III. He gives them an abstract both of the precepts and of the promises which he gave them, as the Lord and their God, upon their coming out of Egypt. 1. The great command was that they should have no other gods before him (v. 9): There shall no strange god be in thee, none besides thy own God. Other gods might well be called strange gods, for it was very strange that ever any people who had the true and living God for their God should hanker after any other. God is jealous in this matter, for he will not suffer his glory to be given to another; and therefore in this matter they must be circumspect, Ex. 23:13. 2. The great promise was that God himself, as a God all-sufficient, would be nigh unto them in all that which they called upon him for (Deu. 4:7), that, if they would adhere to him as their powerful protector and ruler, they should always find him their bountiful benefactor: "Open thy mouth wide and I will fill it, as the young ravens that cry open their mouths wide and the old ones fill them." See here, (1.) What is our duty—to raise our expectations from God and enlarge our desires towards him. We cannot look for too little from the creature nor too much from the Creator. We are not straitened in him; why therefore should we be straitened in our own bosoms? (2.) What is God’s promise. I will fill thy mouth with good things, Ps. 103:5. There is enough in God to fill our treasures (Prov. 8:21), to replenish every hungry soul (Jer. 31:25), to supply all our wants, to answer all our desires, and to make us completely happy. The pleasures of sense will surfeit and never satisfy (Isa. 55:2); divine pleasures will satisfy and never surfeit. And we may have enough from God if we pray for it in faith. Ask, and it shall be given you. He gives liberally, and upbraids not. God assured his people Israel that it would be their own fault if he did not do as great and kind things for them as he had done for their fathers. Nothing should be thought too good, too much, to give them, if they would but keep close to God. He would moreover have given them such and such things, 2 Sa. 12:8.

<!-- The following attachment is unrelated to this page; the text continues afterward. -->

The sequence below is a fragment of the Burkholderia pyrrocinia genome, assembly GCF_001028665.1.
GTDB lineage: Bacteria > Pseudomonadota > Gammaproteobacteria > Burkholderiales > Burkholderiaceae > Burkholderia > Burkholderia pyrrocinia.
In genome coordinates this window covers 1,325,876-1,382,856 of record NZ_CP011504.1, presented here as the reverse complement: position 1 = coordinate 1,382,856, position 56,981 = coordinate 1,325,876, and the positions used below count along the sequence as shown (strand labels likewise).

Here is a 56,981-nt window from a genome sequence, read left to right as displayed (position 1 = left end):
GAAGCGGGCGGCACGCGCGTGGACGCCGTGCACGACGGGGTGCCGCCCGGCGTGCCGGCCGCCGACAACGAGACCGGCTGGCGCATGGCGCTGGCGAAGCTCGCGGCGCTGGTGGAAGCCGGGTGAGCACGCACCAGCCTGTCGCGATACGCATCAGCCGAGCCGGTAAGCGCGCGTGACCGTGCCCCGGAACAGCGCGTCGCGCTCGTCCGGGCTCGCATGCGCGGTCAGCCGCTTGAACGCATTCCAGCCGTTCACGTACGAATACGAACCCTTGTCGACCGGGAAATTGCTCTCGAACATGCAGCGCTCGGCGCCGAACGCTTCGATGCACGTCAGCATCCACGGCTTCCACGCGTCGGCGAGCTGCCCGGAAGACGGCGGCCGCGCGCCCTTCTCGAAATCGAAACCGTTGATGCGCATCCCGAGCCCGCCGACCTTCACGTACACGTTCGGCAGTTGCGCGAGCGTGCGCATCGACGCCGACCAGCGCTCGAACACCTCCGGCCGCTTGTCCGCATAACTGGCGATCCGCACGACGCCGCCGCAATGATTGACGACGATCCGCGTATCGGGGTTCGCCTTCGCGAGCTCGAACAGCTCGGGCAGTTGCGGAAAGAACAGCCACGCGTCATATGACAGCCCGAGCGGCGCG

IV. He charges them with a high contempt of his authority as their lawgiver and his grace and favour as their benefactor, v. 11. He had done much for them, and designed to do more; but all in vain: "My people would not hearken to my voice, but turned a deaf ear to all I said." Two things he complains of:-1. Their disobedience to his commands. They did hear his voice, so as never any people did; but they would not hearken to it, they would not be ruled by it, neither by the law nor by the reason of it. 2. Their dislike of his covenant-relation to them: They would none of me. They acquiesced not in my word (so the Chaldee); God was willing to be to them a God, but they were not willing to be to him a people; they did not like his terms. "I would have gathered them, but they would not." They had none of him; and why had they not? It was not because they might not; they were fairly invited into covenant with God. It was not because they could not; for the word was nigh them, even in their mouth and in their heart. But it was purely because they would not. God calls them hi people, for they were bought by him, bound to him, his by a thousand ties, and yet even they had not hearkened, had not obeyed. "Israel, the seed of Jacob my friend, set me at nought, and would have none of me." Note, All the wickedness of the wicked world is owing to the wilfulness of the wicked will. The reason why people are not religious is because they will not be so.